Lockesburg (Sevier County)

Latitude and Longitude 33°58’02″N 094°10’07″W
Elevation: 433 feet
Area: 3.48 square miles (2020 Census)
Population: 594 (2020 Census)
Incorporation Date: November 7, 1878

Historical Population as per the U.S. Census:






































Lockesburg, located near the center of Sevier County at the crossroads of State Highways 24 and 71, was once a center of local business and farm trade and served as the county seat for approximately thirty-six years. The city lost much of its importance when it was bypassed by the railroad in the late nineteenth century and also when it lost its status as the county seat in the early twentieth century. Still, the county’s oldest incorporated city, surrounded by productive farm land, has supported an average population of 600 citizens throughout its existence.

The land upon which Lockesburg was built was first occupied by Native Americans. This fact is evidenced by a number of mounds found in the area and numerous artifacts collected over the years. The Locke family, who arrived by 1835 (about seven years after the creation of Sevier County), were the area’s first white settlers, hailing from Alabama. Over the years, members of the family became prominent landowners and important area leaders.

When Sevier County was created in 1828, the centrally located settlement of Paraclifta was designated as the county seat of government. In 1867, when an area of Sevier County was carved away to become part of newly created Little River County, Paraclifta was no longer centrally located. Discussions began about the possibility of relocating the county seat. The Locke brothers—James, William, and Matthew—offered 120 acres of land, and Royal Appleton offered sixty acres for the site of a new county seat. On January 18, 1869, a petition to relocate the seat of government to Lockesburg was accepted by the county court. In October 1869, a county board of commissioners contracted with A. M. Hawkins and Brothers to construct a two-story brick courthouse and jail at a cost of $12,400. The contract ultimately cost twice that amount. The first session of the county court was held in the new building in March 1871. Poor construction resulted in a new jail being built in 1884. It burned in 1887, and a third structure was built.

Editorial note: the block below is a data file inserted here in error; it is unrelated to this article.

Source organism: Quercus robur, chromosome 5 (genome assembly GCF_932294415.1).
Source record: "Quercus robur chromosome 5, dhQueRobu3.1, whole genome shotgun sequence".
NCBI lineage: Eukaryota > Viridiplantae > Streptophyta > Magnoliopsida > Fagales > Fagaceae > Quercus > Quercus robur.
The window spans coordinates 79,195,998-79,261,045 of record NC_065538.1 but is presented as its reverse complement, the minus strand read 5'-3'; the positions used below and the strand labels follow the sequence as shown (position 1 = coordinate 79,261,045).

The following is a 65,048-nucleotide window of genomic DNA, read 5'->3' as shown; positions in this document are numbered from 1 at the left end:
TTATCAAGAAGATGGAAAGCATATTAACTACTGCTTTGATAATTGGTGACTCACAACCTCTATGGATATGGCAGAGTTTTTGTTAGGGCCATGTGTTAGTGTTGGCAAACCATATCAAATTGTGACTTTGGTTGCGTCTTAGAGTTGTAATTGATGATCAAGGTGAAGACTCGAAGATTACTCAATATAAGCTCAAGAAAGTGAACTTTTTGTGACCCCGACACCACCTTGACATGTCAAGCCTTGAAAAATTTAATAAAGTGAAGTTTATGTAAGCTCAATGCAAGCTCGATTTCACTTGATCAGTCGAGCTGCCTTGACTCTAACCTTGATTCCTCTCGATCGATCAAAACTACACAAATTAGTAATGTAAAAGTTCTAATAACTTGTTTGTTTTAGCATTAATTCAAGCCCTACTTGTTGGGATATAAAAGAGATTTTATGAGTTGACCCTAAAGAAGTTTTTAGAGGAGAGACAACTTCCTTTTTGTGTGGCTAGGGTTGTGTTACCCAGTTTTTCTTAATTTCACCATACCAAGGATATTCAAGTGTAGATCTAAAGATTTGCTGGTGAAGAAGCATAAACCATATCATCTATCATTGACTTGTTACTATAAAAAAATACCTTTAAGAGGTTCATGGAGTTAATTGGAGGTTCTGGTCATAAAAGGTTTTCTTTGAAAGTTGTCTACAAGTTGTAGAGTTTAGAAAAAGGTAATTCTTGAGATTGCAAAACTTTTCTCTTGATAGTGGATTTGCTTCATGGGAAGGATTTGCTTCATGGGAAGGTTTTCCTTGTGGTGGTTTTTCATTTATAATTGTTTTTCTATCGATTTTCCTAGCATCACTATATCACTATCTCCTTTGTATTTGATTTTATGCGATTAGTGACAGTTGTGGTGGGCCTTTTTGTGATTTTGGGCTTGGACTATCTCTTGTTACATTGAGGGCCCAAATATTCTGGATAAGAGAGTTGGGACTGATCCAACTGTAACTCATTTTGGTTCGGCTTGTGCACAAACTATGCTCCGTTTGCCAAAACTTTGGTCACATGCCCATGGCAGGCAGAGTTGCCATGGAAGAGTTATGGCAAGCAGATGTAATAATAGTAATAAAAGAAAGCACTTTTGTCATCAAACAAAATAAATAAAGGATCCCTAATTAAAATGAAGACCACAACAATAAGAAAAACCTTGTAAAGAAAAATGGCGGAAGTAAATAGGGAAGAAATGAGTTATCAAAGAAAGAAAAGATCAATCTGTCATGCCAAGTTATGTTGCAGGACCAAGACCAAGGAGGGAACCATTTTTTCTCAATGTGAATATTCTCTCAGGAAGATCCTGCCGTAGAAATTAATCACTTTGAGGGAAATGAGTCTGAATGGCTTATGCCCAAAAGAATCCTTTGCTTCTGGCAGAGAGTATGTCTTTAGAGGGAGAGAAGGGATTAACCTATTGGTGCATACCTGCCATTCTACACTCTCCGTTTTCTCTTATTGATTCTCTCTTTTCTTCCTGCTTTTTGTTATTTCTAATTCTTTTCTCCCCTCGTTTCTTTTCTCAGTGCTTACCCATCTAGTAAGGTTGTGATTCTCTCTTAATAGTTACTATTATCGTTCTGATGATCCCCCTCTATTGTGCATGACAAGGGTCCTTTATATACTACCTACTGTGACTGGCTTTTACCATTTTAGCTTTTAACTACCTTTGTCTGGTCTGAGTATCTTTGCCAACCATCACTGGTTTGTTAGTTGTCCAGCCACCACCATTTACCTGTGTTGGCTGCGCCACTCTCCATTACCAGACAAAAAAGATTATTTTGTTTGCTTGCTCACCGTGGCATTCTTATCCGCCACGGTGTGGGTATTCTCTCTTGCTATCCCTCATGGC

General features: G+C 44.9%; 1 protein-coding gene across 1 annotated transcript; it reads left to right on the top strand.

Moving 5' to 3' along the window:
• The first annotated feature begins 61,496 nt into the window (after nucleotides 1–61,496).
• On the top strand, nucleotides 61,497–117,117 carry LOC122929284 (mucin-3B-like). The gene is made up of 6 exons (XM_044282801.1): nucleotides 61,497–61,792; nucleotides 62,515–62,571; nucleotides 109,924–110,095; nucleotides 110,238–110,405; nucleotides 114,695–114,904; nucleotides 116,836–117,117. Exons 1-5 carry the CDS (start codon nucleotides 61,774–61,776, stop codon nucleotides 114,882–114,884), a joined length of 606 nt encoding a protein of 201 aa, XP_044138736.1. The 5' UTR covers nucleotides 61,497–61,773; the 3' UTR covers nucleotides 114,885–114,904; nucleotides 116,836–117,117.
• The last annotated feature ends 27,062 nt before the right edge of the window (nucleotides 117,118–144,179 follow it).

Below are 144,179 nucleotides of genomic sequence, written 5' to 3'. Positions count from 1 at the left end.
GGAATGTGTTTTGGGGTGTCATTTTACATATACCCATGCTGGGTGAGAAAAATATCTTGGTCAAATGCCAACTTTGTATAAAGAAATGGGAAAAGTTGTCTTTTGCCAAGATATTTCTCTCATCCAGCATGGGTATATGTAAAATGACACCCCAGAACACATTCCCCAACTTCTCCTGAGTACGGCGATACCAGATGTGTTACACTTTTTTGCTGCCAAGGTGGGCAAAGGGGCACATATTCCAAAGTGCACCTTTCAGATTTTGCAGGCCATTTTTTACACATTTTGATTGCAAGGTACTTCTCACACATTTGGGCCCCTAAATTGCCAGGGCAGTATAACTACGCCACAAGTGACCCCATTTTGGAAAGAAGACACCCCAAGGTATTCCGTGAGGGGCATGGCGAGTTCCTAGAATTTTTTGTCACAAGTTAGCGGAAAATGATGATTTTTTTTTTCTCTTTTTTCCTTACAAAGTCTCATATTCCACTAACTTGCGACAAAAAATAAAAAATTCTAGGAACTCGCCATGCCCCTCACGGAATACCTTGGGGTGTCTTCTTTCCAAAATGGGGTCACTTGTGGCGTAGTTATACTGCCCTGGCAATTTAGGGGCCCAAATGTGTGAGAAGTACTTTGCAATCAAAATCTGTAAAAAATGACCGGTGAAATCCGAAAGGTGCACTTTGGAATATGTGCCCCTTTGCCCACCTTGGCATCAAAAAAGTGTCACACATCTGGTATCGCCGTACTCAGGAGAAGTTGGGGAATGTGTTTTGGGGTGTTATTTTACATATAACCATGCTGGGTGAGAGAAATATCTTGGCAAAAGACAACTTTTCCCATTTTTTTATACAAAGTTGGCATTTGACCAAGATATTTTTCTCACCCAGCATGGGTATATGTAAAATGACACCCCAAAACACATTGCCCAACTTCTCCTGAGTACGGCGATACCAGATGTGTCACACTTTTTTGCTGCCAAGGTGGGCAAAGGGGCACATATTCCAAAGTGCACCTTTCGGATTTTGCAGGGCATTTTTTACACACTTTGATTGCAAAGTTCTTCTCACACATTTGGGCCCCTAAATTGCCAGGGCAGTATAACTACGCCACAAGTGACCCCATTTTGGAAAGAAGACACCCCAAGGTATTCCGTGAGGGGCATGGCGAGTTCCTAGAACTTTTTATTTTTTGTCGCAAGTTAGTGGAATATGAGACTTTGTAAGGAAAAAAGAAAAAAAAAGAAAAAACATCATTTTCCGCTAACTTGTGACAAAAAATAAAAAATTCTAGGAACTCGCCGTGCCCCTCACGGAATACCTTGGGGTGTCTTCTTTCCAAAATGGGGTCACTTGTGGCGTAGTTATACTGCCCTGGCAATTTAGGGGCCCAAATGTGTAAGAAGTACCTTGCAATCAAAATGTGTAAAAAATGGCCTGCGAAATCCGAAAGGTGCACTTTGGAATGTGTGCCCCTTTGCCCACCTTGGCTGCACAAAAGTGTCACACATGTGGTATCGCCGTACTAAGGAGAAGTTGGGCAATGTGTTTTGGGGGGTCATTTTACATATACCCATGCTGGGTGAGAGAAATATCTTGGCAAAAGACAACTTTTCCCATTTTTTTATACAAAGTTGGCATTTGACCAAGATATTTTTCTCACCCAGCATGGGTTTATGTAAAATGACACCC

Though the city was not incorporated until November 7, 1878, it saw significant growth in the early 1870s. William T. Locke, as the first elected mayor, led that early development. Many people moved from the near-abandoned Paraclifta, with some of its buildings dismantled and moved to Lockesburg. A post office was established on May 3, 1870, with Matthew W. Locke as postmaster. Judge Williamson is believed to have built the city’s first house and William Wallace the first business. James Francis Hill opened the first hotel in 1872. The Masons were also established that year. Both Methodist and Cumberland Presbyterian congregations were established by 1872. They were followed by the Baptists in 1892.

The town has been home to a number of newspapers, the first being The Alliance, founded by J. L. Wadley and the Reverend M. E. Lee about 1881. Other papers were the Lockesburg Tribune, Lockesburg Enterprise, The Chronicle, The Sevier County Democrat, Southwestern Gazette, and the Lockesburg Review.

The first school, known as Tobe’s School, was established in a log building just north of the town in about 1871. M. W. Locke gave land for the establishment of the county’s first high school, called the Hesperian High School around 1893. Along with a respected curriculum, the school supported football and boys’ and girls’ basketball teams known as the Blue Darters. In 1901, a School Improvement Association was created, and a local Parent Teachers Association. That same year, Lockesburg was one of two county high schools in 1925.